By Rica Arevalo
BRIDGET Pickering, the co-producer of "Hotel Rwanda," was recently in town to screen "Courting Justice," a documentary about South African women's pioneering efforts in their male-dominated judiciary, at the 19th International Women's Film Festival of the UP Film Institute.
Last March 10, Counselor Hugo Lambrechts of the South African embassy presented Pickering to some filmmakers over lunch at Barbara's in Intramuros. The filmmaker started her career at Universal Pictures as a casting associate in Hollywood films like "Glengarry Glen Ross" and "Last of the Mohicans."
The Syracuse University alumna shares: "These days, I produce more than direct. I love working with people. I'm very good at selling other people's projects. In producing, there's a system involved. The job description is very clear." What kind of stories does she want to produce? She replies, "I like documentaries and narrative features. I like stories about characters living in a particular landscape, their relationship to society and how they cope in their respective worlds."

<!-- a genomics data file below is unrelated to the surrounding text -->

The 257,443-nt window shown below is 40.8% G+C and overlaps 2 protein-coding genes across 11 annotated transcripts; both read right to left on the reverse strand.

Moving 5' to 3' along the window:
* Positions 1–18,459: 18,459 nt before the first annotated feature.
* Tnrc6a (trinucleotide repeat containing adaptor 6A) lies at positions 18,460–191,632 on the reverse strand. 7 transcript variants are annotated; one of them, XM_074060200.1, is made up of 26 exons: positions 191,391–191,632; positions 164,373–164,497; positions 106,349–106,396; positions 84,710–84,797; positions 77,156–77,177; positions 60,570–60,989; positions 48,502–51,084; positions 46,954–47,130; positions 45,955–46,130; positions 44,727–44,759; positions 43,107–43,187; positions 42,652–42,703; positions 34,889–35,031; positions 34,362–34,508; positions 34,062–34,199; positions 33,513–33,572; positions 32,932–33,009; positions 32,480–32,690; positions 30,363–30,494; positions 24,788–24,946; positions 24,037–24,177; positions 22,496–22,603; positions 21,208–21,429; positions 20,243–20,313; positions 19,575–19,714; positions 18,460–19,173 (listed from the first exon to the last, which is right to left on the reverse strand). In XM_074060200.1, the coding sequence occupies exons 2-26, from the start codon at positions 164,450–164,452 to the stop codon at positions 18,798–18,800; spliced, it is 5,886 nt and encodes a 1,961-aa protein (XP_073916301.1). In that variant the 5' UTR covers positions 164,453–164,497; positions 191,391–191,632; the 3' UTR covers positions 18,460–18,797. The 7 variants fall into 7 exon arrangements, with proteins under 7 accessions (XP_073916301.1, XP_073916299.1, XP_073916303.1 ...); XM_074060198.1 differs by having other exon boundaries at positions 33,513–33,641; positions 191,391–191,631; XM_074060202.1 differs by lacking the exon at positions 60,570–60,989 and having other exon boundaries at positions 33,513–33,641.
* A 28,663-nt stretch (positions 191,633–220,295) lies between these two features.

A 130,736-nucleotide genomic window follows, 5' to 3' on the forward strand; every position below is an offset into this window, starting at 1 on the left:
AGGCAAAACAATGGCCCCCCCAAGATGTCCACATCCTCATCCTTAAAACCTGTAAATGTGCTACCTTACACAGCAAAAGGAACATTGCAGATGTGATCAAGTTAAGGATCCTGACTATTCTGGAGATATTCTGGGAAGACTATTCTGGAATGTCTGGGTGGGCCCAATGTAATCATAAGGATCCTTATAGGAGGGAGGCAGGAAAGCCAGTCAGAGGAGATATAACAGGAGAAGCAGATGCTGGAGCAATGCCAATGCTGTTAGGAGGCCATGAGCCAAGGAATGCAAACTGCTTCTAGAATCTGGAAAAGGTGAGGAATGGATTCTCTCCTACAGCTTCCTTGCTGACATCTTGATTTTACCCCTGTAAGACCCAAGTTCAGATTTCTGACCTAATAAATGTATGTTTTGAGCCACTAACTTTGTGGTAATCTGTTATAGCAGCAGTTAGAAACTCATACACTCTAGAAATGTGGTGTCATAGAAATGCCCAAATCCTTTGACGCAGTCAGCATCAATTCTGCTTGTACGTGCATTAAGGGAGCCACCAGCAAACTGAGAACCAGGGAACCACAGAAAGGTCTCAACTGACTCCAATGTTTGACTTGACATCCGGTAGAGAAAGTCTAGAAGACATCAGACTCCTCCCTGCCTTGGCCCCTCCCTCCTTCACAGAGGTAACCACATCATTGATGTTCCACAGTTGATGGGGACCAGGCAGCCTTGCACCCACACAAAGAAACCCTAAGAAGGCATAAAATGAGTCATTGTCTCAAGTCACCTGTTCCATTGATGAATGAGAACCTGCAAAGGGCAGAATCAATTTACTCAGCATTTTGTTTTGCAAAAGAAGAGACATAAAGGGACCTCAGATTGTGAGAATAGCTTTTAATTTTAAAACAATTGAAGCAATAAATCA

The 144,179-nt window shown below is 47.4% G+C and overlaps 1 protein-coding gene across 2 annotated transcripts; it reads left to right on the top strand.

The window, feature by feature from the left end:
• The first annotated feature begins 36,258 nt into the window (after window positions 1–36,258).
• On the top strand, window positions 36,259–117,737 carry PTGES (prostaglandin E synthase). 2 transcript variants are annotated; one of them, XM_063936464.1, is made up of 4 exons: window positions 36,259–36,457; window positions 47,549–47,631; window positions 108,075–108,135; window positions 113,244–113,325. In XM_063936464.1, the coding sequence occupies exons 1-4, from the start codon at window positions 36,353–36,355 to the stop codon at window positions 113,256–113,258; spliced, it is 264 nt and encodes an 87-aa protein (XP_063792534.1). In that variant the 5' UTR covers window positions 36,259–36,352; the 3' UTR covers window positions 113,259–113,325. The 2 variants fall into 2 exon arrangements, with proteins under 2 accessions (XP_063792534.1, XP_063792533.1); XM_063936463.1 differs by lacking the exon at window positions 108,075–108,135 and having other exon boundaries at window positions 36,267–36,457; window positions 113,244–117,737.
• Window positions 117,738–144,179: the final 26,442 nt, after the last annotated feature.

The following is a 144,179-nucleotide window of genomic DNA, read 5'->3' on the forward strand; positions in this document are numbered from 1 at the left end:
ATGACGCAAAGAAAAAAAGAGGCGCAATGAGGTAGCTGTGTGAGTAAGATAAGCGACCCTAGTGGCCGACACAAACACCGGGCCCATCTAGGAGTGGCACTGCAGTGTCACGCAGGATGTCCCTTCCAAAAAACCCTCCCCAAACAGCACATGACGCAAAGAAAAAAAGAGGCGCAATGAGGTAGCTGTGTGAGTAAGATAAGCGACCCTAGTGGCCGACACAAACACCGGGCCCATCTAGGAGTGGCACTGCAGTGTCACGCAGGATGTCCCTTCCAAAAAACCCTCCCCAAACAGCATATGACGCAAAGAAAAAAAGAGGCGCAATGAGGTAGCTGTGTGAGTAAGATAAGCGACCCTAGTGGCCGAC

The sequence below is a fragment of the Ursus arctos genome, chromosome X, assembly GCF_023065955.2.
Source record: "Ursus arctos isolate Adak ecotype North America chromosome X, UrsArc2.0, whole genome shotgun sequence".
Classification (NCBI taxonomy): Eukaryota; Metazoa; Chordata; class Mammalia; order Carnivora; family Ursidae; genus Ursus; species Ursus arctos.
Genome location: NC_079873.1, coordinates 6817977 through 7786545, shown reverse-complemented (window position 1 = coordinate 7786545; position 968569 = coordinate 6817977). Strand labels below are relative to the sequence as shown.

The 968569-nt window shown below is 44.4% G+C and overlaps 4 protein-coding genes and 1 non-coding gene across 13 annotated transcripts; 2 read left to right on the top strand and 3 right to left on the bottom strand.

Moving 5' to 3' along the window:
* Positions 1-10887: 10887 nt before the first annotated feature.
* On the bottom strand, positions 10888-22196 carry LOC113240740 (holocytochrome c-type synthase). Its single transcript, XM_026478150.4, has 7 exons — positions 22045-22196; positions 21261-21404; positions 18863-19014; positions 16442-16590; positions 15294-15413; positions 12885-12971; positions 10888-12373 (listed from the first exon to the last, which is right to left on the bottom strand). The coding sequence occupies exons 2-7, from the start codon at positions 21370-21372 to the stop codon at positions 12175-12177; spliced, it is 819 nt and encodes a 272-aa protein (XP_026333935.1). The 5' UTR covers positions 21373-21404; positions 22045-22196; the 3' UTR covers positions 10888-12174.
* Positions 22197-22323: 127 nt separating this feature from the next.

What are her views on the role of women in cinema? She answers, "Women have not really made their presence felt as directors and writers, but we eventually will. We bring different points of view to stories and situations. We're good organizers, and we can do many things at the same time. And, we're very strong in the fields of line producing and production management."
Any thoughts on Kathryn Bigelow being the first woman to win the Best Director Oscar? "It was a good thing," she beams. "The industry will now take women seriously. It doesn't matter if she won because her movie was really the best or only because people felt it was the right time (to give the award to a woman). It had to happen one day, and it happened with 'The Hurt Locker.'"
Lambrechts was very pleased about Pickering's Manila visit. He explains: "She opened doors for us, and we're proud of her achievements. We did it before with 'Tsotsi' (the 2006 Best Foreign Language Film winner), so there's no reason why we can't do it again in the near future. Her trip to the Philippines will also help strengthen our countries' cultural ties."
Pickering interjects: "I'm very excited to be here, and I hope I can come back. I want to watch Filipino films, and maybe Filipino filmmakers can go to South Africa to show their movies there. It excites me to know that there's so much going on here!"